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illuminem guide to key acronyms in sustainability compliance

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By illuminem

· 9 min read

Ever feel like you're working in acronyms instead of policy? Worried you might be overlooking something crucial in your sustainability efforts? 

Our guide is designed to demystify the acronyms that matter in your field. From legislation to regulations, standards to initiatives, we have organized the must-know terms into International and European categories, including the effective date, companies impacted, and legal requirement.

But let us start at the beginning. How does an initiative differ from legislation and standard from policy, and in which category do the acronyms belong to?

📃 Initiative 
Definition: An initiative is a program or action typically started by organizations or a group of stakeholders to address certain issues. These are often voluntary and driven by collaborative efforts.
Examples: Principles for Responsible Investment (PRI), Taskforce on Nature-related Financial Disclosures (TNFD)

📃 Directive
Definition: A directive is a legislative act of the European Union that sets out a goal that all EU countries must achieve. However, it allows each country to devise its own laws on how to reach these goals.
Examples: Corporate Sustainability Reporting Directive (CSRD), Corporate Sustainability Due Diligence Directive (CSDDD)

📃 Regulation
Definition: A regulation is a binding legislative act. It must be applied in its entirety across the EU without requiring individual countries to pass their own implementing legislation.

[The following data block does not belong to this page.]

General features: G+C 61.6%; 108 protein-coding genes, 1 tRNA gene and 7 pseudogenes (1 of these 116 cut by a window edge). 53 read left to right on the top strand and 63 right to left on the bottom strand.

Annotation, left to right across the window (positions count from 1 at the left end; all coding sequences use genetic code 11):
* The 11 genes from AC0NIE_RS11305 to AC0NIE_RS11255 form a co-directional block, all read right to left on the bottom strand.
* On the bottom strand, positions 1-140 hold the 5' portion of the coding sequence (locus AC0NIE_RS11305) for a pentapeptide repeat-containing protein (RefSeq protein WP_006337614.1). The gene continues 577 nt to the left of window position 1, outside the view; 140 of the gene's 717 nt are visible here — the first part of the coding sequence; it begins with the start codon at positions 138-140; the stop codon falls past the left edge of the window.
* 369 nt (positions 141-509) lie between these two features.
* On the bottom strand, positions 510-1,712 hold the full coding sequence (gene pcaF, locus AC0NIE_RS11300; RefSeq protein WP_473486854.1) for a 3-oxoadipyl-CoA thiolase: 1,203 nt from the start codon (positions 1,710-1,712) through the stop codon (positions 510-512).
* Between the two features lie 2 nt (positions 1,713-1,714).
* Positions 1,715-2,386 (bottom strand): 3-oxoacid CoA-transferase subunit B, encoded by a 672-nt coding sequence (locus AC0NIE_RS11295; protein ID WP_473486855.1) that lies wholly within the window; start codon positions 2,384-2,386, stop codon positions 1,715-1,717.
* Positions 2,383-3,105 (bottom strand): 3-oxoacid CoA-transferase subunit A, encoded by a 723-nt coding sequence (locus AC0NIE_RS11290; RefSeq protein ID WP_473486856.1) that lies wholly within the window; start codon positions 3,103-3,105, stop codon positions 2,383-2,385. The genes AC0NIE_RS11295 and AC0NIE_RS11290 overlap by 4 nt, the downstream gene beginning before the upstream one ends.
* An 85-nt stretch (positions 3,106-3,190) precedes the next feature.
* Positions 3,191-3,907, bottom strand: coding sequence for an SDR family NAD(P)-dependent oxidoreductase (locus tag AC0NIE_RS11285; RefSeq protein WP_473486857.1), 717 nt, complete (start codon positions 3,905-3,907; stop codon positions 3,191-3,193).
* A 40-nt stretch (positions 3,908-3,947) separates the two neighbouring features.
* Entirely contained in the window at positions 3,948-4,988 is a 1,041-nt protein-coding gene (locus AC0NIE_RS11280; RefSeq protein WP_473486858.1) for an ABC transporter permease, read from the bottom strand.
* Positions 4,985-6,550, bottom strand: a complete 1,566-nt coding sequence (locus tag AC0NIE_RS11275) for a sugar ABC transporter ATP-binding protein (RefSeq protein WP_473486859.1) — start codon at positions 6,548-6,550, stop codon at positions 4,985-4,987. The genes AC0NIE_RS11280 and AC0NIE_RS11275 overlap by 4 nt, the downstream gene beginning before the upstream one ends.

Examples: Sustainable Finance Disclosure Regulation (SFDR), EU Taxonomy

📃 Standard
Definition: A standard is a set of guidelines and criteria against which organizations can measure the quality or performance of their activities, products, or services. Standards can be voluntary and developed by standard-setting organizations.
Examples: Global Reporting Initiative (GRI), International Sustainability Standards Board (ISSB), Sustainability Accounting Standards Board (SASB)

📃 Policy
Definition: A policy is a deliberate system of principles to guide decisions and achieve rational outcomes. A policy is typically adopted by a governance body within an organization.
Examples: Corporate Social Responsibility (CSR), Environmental, Social, and Governance (ESG)

Must-know for international operations and compliance

1. GRI (Global Reporting Initiative)

Effective since: 2006
Companies impacted: all sectors
Mandatory: no

The Global Reporting Initiative (GRI) is a non-profit organization that promotes sustainability reporting and corporate transparency. It provides a framework for organizations to voluntarily disclose their economic, environmental, social, and governance (ESG) performance. GRI's standards are widely used by businesses, governments, non-profits, and other organizations to measure and communicate their sustainability efforts and impacts. The aim is to increase transparency, accountability, and sustainability practices across various sectors globally.

2. ISSB (International Sustainability Standards Board) 

Effective since: 2021 
Companies impacted: all large companies initially 
Mandatory: not yet, but various jurisdictions around the world are already actively considering pathways toward mandatory application of ISSB Standards 

The International Sustainability Standards Board (ISSB) is an emerging global standard-setting body focused on sustainability reporting. It is being developed under the auspices of the International Financial Reporting Standards (IFRS) Foundation, with the aim of establishing a comprehensive set of globally recognized standards for corporate sustainability reporting. Addressing the call for globally comparable sustainability information, the ISSB aims to streamline reporting, reduce complexity, and enhance market efficiency. 

3. PRI (Principles for Responsible Investment)

Effective since: 2006
Companies impacted: financial service companies 
Mandatory: no